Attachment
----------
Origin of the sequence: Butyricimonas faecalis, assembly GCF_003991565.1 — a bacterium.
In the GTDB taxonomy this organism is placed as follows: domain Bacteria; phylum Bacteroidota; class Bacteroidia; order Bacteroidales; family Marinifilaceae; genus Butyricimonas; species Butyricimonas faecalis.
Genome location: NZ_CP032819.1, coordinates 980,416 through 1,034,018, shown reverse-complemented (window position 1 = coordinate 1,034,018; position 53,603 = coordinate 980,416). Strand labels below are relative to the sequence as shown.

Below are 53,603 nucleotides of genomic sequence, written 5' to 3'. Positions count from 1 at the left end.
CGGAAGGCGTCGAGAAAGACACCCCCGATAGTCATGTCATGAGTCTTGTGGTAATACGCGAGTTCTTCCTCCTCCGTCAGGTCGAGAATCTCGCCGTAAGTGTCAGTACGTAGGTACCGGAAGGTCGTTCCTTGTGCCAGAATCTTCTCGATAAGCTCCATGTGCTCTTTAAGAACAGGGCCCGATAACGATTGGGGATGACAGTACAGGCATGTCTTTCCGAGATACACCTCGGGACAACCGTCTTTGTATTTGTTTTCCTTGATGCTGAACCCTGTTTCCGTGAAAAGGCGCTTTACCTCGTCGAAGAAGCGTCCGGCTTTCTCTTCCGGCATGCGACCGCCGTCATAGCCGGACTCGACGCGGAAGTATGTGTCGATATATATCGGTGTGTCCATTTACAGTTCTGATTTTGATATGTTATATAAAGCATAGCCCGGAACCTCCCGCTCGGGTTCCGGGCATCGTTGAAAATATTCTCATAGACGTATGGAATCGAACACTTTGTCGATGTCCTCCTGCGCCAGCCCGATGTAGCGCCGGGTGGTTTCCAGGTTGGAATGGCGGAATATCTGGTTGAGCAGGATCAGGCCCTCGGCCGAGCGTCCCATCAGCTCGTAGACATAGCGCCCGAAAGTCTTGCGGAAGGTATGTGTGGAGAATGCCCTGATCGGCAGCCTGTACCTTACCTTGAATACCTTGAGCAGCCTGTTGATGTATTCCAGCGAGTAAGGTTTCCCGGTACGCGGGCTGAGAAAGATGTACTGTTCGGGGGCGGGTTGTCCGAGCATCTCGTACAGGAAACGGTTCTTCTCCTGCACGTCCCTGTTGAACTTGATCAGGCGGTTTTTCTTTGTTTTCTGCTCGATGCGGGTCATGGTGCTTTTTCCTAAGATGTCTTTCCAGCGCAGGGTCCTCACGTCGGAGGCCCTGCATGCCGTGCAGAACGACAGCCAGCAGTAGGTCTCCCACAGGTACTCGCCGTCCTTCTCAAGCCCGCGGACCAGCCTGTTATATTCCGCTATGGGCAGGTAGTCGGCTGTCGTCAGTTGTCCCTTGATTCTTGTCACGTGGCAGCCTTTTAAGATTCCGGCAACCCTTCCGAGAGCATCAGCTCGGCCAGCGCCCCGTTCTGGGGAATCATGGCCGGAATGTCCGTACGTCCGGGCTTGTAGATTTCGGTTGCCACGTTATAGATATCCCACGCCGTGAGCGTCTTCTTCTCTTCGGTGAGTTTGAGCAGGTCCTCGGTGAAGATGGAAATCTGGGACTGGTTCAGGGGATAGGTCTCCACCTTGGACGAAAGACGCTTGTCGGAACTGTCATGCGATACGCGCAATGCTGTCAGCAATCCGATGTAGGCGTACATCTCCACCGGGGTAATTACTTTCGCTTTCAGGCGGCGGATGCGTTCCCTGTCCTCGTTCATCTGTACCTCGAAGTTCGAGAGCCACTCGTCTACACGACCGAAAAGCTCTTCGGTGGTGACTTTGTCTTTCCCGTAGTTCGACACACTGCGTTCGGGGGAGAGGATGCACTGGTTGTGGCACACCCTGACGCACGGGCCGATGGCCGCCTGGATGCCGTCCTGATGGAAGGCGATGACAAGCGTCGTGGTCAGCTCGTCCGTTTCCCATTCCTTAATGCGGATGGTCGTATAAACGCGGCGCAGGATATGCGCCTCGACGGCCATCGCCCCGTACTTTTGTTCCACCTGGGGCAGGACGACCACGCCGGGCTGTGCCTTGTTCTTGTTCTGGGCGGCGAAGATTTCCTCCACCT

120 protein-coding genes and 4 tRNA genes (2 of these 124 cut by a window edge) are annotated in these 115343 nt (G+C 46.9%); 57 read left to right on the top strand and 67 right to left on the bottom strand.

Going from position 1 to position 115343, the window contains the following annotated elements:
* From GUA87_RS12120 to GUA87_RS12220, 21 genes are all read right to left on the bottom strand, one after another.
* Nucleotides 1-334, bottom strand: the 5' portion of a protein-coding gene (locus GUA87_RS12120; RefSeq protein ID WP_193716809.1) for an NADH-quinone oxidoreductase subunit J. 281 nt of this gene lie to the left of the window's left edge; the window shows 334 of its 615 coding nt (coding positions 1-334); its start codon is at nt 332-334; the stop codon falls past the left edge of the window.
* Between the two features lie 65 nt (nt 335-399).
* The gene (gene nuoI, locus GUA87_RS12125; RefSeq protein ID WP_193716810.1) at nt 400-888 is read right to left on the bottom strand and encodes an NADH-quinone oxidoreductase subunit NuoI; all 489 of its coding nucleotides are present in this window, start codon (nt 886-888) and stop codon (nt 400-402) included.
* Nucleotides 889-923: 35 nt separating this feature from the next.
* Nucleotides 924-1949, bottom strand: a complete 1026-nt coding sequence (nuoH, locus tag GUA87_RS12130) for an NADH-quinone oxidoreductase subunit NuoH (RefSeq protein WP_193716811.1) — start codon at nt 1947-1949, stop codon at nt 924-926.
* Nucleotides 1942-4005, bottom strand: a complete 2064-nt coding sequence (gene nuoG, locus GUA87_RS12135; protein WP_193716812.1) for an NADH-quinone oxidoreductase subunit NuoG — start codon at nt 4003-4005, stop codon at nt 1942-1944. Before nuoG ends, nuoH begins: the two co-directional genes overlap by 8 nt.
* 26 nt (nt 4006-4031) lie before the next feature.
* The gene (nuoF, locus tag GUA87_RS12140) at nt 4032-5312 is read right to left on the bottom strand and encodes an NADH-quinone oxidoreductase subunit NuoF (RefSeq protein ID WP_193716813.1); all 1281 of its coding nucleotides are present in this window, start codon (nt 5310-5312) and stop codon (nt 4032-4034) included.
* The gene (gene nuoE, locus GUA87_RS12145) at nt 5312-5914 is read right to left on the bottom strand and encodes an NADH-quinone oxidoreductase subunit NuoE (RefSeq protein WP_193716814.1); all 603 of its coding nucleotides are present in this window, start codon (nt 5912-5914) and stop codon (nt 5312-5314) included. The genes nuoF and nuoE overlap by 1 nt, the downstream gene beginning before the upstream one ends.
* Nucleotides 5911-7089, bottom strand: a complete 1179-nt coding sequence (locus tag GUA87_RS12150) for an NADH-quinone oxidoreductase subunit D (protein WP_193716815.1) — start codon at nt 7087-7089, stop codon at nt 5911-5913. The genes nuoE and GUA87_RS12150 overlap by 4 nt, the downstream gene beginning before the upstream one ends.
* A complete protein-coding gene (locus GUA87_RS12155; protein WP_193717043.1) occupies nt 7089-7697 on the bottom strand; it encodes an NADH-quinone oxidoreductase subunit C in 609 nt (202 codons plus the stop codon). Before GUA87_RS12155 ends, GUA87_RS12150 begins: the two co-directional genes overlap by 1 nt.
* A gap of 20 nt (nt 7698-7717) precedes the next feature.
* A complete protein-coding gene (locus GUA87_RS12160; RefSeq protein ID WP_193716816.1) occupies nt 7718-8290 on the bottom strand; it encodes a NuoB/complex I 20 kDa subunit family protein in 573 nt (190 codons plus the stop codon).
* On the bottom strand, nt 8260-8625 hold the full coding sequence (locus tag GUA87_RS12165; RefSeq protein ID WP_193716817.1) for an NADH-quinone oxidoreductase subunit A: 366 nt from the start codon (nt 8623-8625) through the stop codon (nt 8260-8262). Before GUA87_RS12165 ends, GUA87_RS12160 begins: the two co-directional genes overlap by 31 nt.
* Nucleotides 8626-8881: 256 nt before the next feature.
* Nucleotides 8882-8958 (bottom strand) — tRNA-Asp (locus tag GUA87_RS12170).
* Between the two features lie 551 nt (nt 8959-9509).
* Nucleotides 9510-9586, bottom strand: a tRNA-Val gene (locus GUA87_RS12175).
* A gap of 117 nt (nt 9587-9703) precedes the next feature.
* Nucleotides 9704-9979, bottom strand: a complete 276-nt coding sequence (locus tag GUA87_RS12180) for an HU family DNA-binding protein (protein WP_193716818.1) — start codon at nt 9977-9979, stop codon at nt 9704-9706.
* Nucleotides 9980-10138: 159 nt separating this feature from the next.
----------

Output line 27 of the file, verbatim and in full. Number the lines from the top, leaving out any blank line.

* A gap of 117 nt (nt 9587-9703) precedes the next feature.